The 404 754: Where we're laughing our butts off (podcast)
Should there be more detailed ESRB descriptions on the back of video game boxes to allow parents to make a more informed buying decision? An article on Fox News provokes a fiery conversation about violence in video games. We also chat about questions to ask on first dates and the Catholic Church's new confession app!
Valentine's Day is around the corner, so we're sure a lot of you are scrambling to schedule dates so you won't be alone with your toy pet Lulu on February 14. The problem is that first dates are almost always awkward, especially if you met on a dating Web site.
To help, OkCupid analyzed user survey data to glean the best questions to ask on a first date that actually correlate to sexier issues you won't get to until the fifth or sixth outing.
According to the site, if you want to get a clue into whether the first date will end in the bedroom, you should ask if your date likes the taste of beer! Or if you want to determine the long-term potential of your future relationship, you inquire about the person's taste in horror movies. And lastly, if you're curious about your partner's political affiliation, the best question to ask is his or her preference for simplicity or complexity.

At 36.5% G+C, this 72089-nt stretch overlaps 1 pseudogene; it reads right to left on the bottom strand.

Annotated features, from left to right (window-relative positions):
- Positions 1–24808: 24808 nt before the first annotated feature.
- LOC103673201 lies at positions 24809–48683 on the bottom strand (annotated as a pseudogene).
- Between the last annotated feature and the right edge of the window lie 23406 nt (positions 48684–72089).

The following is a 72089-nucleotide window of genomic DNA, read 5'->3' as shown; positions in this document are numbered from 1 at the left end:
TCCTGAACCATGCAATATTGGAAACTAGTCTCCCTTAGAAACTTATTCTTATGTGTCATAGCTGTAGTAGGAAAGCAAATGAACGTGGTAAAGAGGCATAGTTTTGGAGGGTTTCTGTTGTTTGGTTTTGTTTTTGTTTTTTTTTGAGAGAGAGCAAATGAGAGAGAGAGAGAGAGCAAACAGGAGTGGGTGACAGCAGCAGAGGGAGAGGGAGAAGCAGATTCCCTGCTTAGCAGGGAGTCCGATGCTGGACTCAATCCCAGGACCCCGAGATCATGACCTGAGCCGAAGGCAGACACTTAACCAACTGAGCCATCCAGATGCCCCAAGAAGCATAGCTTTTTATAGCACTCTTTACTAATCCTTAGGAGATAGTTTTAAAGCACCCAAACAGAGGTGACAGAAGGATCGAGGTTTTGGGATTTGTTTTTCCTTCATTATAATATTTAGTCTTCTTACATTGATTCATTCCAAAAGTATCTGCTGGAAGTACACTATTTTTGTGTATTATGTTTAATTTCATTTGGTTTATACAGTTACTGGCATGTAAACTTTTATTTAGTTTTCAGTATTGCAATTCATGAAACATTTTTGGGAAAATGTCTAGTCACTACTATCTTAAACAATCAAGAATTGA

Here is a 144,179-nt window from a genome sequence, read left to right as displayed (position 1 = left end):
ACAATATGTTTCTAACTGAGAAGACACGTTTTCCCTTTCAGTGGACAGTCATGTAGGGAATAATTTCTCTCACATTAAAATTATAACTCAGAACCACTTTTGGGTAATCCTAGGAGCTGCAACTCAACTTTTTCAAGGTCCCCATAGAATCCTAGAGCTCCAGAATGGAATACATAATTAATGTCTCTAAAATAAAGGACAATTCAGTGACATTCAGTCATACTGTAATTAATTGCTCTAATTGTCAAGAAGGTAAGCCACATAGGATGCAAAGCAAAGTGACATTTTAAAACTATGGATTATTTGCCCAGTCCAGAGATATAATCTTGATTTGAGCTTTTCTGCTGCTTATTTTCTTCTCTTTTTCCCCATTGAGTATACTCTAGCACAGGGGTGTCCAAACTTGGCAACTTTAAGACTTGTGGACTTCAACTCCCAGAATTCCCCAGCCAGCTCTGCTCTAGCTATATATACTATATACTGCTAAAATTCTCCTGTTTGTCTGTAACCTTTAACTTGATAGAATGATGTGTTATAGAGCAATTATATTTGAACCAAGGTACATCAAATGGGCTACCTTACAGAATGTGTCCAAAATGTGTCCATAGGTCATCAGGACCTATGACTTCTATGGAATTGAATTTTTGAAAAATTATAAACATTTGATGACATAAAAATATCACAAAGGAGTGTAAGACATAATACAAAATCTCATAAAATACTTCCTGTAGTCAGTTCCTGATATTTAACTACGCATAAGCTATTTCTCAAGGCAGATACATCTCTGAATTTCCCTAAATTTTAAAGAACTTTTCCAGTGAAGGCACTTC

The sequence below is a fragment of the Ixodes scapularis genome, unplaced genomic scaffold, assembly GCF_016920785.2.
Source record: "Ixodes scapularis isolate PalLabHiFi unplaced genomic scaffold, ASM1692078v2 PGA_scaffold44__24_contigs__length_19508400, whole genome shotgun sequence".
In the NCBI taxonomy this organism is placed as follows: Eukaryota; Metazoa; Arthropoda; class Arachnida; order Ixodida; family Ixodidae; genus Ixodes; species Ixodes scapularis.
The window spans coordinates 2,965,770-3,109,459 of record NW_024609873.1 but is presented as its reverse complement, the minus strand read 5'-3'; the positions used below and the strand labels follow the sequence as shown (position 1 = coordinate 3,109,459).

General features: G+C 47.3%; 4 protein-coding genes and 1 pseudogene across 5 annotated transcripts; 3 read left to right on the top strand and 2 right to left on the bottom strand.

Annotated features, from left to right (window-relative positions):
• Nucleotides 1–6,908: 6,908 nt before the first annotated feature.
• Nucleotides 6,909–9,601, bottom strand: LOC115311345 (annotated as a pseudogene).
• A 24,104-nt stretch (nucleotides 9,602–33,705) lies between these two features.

Thethat invites followers to run down a sinful check list prior to ease the process of confession.
The Church hopes that wayward souls will be inspired by the app to seek out the church for redemption for the bargain price of $1.99. To our Catholic listeners: don't worry, our resident skeptic Jeff Mubakalar deliberately says very little in this segment.
That's unquestionably, absolutely, and without a doubt the most bombastic link bait headline IN THE WHOLE WIDE WORLD, and Brandon starts off the conversation with a quote from a psychologist that claims "the increase in rapes can be attributed in large part to the playing out of (sexual) scenes in video games." Let the twilight's last reaming begin.
The author also stumbles on the issue of ESRB warnings on the back of games not containing the full reason for the rating; instead, parents only see a truncated version of the objectionable content and are encouraged to go online to get the full justification.
I'll let the hosts speak for themselves, because I know it won't be the last time we get into a fiery debate about who is responsible for video games and the adverse effects they may or may not have on kids. Tune in for the full discussion!
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